MSF's publications are an expression of our belief in the principle of témoignage, or bearing witness, and the belief that we are accountable to those we work for and with. Sharing news about our activities and reflecting on them, offering critiques when necessary, are therefore crucial aspects of our work.

View and download these publications below.

To view the U.S. Annual Reports or International Activity Reports, please visit the Annual Reports page.




A survey of TB diagnostic and treatment practices in eight countries, October 2014.

What began in 2011 in Syria as protests inspired by the Arab Spring has become an entrenched and bloody conflict that shows no sign of resolution. Today, with an estimated 200,000 people killed and 7.6 million people displaced within the country and 3.2 million refugees registered outside, Syria is seen as the world’s most grave humanitarian disaster. In the face of this crisis, the previously functioning health system has collapsed and scores of thousands of medical staff have fled.

Iraq experienced a dramatic surge in violence in 2014 that triggered successive large-scale waves of displacement. More than 2.6 million people are said to have fled war-torn the central and northern areas of Iraq, particularly Al-Anbar, Ninawa, Salah Al-Din, Kirkuk and Diyala governorates.

MSF briefing paper, December 2014

October 13, 2015

The United States, Australia, and Canada are trying to weaken trade rules that exempt least-developed countries (LDCs) from having to implement patents on medicines and vaccines. This exemption, which allows the least developed countries in the world to freely import affordable generic medicines and also to produce medicines locally, expires next year.  

Bangladesh, on behalf of all LDCs, has asked for an exemption to be granted for as long as LDCs are classified as such. Starting October 15, World Trade Organization member states will consider this request.

October 09, 2015

Jason Cone describes the impact of the bombing of MSF's hospital in Kunduz, Afghanistan, and MSF's call for an independent investigation. View external media.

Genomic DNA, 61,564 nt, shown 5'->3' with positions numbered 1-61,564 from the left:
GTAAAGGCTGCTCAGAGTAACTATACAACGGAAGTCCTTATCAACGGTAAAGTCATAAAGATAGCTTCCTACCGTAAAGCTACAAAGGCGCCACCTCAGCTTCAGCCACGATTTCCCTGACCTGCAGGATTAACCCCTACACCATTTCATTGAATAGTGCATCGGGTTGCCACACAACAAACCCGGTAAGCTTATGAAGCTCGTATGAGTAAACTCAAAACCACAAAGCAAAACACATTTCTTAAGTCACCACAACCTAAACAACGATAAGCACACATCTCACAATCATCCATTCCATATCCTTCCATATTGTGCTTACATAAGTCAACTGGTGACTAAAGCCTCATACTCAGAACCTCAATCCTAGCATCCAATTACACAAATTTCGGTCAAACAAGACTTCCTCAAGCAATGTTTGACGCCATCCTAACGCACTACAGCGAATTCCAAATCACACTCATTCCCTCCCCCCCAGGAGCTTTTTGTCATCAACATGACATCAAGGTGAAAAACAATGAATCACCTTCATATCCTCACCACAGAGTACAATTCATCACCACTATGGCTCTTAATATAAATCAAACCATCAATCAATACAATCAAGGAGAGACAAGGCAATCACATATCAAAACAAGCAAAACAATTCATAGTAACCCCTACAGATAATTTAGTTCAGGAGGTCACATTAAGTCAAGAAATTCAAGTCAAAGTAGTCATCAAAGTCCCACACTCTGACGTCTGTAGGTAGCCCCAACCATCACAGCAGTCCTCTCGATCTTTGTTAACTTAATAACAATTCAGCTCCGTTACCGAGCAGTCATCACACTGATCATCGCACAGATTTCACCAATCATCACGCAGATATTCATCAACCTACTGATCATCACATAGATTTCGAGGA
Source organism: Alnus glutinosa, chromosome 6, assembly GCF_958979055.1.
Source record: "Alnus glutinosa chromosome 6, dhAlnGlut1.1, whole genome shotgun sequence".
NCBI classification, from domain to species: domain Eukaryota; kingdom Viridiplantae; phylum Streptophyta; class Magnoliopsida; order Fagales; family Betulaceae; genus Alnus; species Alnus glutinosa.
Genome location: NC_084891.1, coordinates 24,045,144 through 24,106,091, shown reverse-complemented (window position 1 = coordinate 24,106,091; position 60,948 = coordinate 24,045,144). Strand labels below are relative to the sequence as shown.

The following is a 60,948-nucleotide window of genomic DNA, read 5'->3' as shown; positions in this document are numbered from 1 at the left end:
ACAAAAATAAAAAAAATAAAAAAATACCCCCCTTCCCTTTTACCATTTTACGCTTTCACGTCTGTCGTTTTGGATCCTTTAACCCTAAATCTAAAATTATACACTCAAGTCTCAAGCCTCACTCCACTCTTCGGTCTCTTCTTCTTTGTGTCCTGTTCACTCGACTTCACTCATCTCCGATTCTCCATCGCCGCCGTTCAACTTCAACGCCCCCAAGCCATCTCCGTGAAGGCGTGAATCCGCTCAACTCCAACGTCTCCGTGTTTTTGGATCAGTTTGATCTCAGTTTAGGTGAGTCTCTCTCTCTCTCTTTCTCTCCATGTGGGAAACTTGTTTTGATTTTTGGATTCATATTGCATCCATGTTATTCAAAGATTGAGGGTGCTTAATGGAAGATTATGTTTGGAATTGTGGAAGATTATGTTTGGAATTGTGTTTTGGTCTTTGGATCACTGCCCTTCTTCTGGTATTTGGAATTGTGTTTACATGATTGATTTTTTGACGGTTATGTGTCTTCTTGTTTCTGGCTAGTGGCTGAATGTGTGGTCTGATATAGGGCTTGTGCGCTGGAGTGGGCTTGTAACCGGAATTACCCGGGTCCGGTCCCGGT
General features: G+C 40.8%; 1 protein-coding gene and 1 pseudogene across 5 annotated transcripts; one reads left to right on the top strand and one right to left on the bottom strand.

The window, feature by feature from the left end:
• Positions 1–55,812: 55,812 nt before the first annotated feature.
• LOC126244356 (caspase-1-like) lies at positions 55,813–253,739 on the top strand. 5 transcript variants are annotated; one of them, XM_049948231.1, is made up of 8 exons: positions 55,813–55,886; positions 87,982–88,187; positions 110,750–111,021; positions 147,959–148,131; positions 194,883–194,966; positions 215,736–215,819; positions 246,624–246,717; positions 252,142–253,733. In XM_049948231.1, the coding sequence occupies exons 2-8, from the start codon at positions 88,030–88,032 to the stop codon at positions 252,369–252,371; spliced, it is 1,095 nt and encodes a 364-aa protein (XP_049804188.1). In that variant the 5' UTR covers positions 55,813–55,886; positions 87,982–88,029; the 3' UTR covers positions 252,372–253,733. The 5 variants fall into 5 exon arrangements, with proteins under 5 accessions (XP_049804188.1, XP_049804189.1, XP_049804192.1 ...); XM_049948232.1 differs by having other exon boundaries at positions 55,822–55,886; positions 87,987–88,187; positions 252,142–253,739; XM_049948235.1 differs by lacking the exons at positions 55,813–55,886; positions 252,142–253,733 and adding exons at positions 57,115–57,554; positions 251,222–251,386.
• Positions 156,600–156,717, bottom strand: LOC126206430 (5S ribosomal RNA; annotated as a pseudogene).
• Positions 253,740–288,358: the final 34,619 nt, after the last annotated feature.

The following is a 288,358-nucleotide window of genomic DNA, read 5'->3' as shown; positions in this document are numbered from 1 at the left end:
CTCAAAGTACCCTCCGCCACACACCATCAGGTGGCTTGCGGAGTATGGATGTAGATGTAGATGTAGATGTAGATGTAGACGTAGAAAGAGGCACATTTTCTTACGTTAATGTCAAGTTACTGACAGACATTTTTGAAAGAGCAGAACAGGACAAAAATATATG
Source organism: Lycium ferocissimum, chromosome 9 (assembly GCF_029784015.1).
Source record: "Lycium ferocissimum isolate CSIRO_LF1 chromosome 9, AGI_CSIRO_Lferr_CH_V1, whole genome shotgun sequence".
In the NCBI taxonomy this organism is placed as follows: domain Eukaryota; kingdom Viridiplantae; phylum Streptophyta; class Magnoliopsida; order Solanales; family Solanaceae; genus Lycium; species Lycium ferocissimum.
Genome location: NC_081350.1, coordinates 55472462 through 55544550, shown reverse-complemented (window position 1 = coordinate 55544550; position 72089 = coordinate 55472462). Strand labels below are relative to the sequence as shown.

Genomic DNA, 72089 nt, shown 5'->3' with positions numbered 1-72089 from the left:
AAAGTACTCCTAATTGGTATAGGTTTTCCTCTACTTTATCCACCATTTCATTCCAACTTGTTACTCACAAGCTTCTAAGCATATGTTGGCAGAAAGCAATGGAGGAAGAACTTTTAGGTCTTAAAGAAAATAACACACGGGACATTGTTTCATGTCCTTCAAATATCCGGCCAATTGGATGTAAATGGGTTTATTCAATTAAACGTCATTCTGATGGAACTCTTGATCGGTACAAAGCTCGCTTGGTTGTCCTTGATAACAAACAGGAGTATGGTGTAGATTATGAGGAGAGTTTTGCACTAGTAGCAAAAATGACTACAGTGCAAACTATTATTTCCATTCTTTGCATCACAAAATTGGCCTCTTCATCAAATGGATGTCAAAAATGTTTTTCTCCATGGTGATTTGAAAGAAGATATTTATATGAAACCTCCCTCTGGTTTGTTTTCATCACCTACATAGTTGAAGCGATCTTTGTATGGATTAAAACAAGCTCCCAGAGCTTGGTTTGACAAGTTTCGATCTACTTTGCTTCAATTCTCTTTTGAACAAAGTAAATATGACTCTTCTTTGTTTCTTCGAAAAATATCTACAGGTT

October 09, 2015

The United States should cooperate with an investigation by the International Humanitarian Fact-finding Commission into the Oct. 3 attack on MSF's hospital in Kunduz, Afghanistan. View external media.

October 08, 2015

Jason Cone describes the need for an independent investigation into the deadly U.S. airstrike on MSF's hospital in Kunduz, Afghanistan. View external media.

October 07, 2015

This is footage taken at the Doctors Without Borders/Médecins Sans Frontières (MSF) trauma hospital in Kunduz, Afghanistan, in 2011, 2014 and 2015. The hospital was the only facility of its kind in the northeastern region of the country. It provided cost-free, high level life- and limb-saving trauma care. In 2014, more than 22,000 patients received care at the hospital and more than 5,900 surgeries were performed. MSF treats all people according to their medical needs and does not make any distinctions based on a patient’s ethnicity, religious beliefs or political affiliation. 

October 07, 2015

Press briefing delivered by Jason Cone, Doctors Without Borders/Médecins Sans Frontières (MSF) USA executive director.

Good morning, and thank you for being here. As noted, I am Jason Cone, the executive director of Doctors Without Borders/Médecins Sans Frontières (MSF), known internationally as MSF.

October 07, 2015

From 2:08 a.m. until 3:15 a.m. on Saturday, October 3, the Doctors Without Borders/Médecins Sans Frontières (MSF) trauma hospital in Kunduz, Afghanistan, was hit by a series of aerial bombing raids at approximately 15-minute intervals. The main hospital building, which housed the intensive care unit, emergency rooms, and physiotherapy ward, was hit with precision, repeatedly, during each aerial raid, while surrounding buildings were left mostly untouched.

October 07, 2015

Speech delivered by Dr. Joanne Liu, Doctors Without Borders/Médecins Sans Frontières (MSF) International President

Palais des Nations, Geneva, Switzerland

On Saturday morning, MSF patients and staff killed in Kunduz joined the countless number of people who have been killed around the world in conflict zones and referred to as "collateral damage" or as an "inevitable consequence of war." International humanitarian law is not about "mistakes." It is about intention, facts, and why.

October 06, 2015

Statement by Dr Joanne Liu, President, MSF International

For four years, the MSF trauma center in Kunduz was the only facility of its kind in northeastern Afghanistan, offering essential medical and surgical care. On Saturday, October 3, this came to an end when the hospital was deliberately bombed. Twelve MSF staff and 10 patients, including three children, were killed, and 37 people were injured, including 19 members of the MSF team. The attack was unacceptable.